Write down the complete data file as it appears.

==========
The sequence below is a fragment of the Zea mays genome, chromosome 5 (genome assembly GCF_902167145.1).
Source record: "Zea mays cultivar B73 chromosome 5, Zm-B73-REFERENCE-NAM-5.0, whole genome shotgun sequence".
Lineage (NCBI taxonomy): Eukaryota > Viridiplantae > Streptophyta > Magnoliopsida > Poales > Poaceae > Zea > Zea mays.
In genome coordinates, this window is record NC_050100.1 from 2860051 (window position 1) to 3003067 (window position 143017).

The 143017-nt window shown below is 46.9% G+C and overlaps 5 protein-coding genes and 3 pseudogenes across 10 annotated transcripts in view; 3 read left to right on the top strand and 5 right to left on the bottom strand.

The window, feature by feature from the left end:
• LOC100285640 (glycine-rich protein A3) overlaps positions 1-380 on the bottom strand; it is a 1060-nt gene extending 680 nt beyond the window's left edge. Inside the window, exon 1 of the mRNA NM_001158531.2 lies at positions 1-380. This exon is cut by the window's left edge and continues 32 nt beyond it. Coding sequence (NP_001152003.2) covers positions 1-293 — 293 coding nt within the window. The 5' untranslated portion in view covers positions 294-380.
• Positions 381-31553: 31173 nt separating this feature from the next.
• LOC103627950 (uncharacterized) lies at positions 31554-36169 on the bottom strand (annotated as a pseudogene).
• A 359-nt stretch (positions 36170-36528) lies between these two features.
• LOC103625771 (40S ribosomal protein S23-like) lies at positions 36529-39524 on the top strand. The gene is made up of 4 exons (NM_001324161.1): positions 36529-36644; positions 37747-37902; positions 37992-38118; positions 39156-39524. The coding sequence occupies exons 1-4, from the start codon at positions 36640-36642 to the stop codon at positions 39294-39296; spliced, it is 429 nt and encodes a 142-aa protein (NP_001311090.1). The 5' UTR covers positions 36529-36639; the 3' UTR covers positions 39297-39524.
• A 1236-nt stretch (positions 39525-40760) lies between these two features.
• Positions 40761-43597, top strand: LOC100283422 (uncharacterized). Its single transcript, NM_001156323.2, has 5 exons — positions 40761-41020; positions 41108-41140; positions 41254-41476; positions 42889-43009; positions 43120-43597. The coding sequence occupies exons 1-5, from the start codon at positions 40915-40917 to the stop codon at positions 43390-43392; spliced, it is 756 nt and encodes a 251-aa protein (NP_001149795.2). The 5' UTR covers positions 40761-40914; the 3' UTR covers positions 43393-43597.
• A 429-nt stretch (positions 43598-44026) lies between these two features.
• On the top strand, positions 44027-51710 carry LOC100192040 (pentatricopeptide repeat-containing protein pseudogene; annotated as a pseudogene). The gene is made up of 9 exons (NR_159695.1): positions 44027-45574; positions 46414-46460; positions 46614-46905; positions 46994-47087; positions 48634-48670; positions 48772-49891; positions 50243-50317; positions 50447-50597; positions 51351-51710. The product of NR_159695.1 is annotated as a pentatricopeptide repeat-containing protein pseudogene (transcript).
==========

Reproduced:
The sequence below is a fragment of the Zea mays genome, chromosome 5 (genome assembly GCF_902167145.1).
Source record: "Zea mays cultivar B73 chromosome 5, Zm-B73-REFERENCE-NAM-5.0, whole genome shotgun sequence".
Lineage (NCBI taxonomy): Eukaryota > Viridiplantae > Streptophyta > Magnoliopsida > Poales > Poaceae > Zea > Zea mays.
In genome coordinates, this window is record NC_050100.1 from 2860051 (window position 1) to 3003067 (window position 143017).

The 143017-nt window shown below is 46.9% G+C and overlaps 5 protein-coding genes and 3 pseudogenes across 10 annotated transcripts in view; 3 read left to right on the top strand and 5 right to left on the bottom strand.

The window, feature by feature from the left end:
• LOC100285640 (glycine-rich protein A3) overlaps positions 1-380 on the bottom strand; it is a 1060-nt gene extending 680 nt beyond the window's left edge. Inside the window, exon 1 of the mRNA NM_001158531.2 lies at positions 1-380. This exon is cut by the window's left edge and continues 32 nt beyond it. Coding sequence (NP_001152003.2) covers positions 1-293 — 293 coding nt within the window. The 5' untranslated portion in view covers positions 294-380.
• Positions 381-31553: 31173 nt separating this feature from the next.
• LOC103627950 (uncharacterized) lies at positions 31554-36169 on the bottom strand (annotated as a pseudogene).
• A 359-nt stretch (positions 36170-36528) lies between these two features.
• LOC103625771 (40S ribosomal protein S23-like) lies at positions 36529-39524 on the top strand. The gene is made up of 4 exons (NM_001324161.1): positions 36529-36644; positions 37747-37902; positions 37992-38118; positions 39156-39524. The coding sequence occupies exons 1-4, from the start codon at positions 36640-36642 to the stop codon at positions 39294-39296; spliced, it is 429 nt and encodes a 142-aa protein (NP_001311090.1). The 5' UTR covers positions 36529-36639; the 3' UTR covers positions 39297-39524.
• A 1236-nt stretch (positions 39525-40760) lies between these two features.
• Positions 40761-43597, top strand: LOC100283422 (uncharacterized). Its single transcript, NM_001156323.2, has 5 exons — positions 40761-41020; positions 41108-41140; positions 41254-41476; positions 42889-43009; positions 43120-43597. The coding sequence occupies exons 1-5, from the start codon at positions 40915-40917 to the stop codon at positions 43390-43392; spliced, it is 756 nt and encodes a 251-aa protein (NP_001149795.2). The 5' UTR covers positions 40761-40914; the 3' UTR covers positions 43393-43597.
• A 429-nt stretch (positions 43598-44026) lies between these two features.
• On the top strand, positions 44027-51710 carry LOC100192040 (pentatricopeptide repeat-containing protein pseudogene; annotated as a pseudogene). The gene is made up of 9 exons (NR_159695.1): positions 44027-45574; positions 46414-46460; positions 46614-46905; positions 46994-47087; positions 48634-48670; positions 48772-49891; positions 50243-50317; positions 50447-50597; positions 51351-51710. The product of NR_159695.1 is annotated as a pentatricopeptide repeat-containing protein pseudogene (transcript).